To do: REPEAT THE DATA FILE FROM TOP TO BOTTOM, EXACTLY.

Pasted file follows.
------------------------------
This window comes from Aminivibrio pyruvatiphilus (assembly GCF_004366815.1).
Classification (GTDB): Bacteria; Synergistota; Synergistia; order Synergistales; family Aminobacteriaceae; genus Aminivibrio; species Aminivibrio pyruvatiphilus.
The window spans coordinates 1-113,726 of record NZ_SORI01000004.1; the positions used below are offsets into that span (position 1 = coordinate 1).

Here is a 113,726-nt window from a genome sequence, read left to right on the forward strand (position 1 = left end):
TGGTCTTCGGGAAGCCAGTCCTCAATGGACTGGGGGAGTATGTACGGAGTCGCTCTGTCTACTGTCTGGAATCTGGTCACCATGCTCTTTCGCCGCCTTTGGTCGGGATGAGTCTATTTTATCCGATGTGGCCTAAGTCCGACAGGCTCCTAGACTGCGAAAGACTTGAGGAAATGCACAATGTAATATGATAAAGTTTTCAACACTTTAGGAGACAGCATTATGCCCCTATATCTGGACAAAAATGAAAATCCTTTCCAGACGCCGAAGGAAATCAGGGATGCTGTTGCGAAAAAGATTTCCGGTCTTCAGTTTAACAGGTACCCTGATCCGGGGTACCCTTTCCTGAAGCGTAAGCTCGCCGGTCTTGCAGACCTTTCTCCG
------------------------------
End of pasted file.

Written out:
This window comes from Aminivibrio pyruvatiphilus (assembly GCF_004366815.1).
Classification (GTDB): Bacteria; Synergistota; Synergistia; order Synergistales; family Aminobacteriaceae; genus Aminivibrio; species Aminivibrio pyruvatiphilus.
The window spans coordinates 1-113,726 of record NZ_SORI01000004.1; the positions used below are offsets into that span (position 1 = coordinate 1).

Here is a 113,726-nt window from a genome sequence, read left to right on the forward strand (position 1 = left end):
TGGTCTTCGGGAAGCCAGTCCTCAATGGACTGGGGGAGTATGTACGGAGTCGCTCTGTCTACTGTCTGGAATCTGGTCACCATGCTCTTTCGCCGCCTTTGGTCGGGATGAGTCTATTTTATCCGATGTGGCCTAAGTCCGACAGGCTCCTAGACTGCGAAAGACTTGAGGAAATGCACAATGTAATATGATAAAGTTTTCAACACTTTAGGAGACAGCATTATGCCCCTATATCTGGACAAAAATGAAAATCCTTTCCAGACGCCGAAGGAAATCAGGGATGCTGTTGCGAAAAAGATTTCCGGTCTTCAGTTTAACAGGTACCCTGATCCGGGGTACCCTTTCCTGAAGCGTAAGCTCGCCGGTCTTGCAGACCTTTCTCCG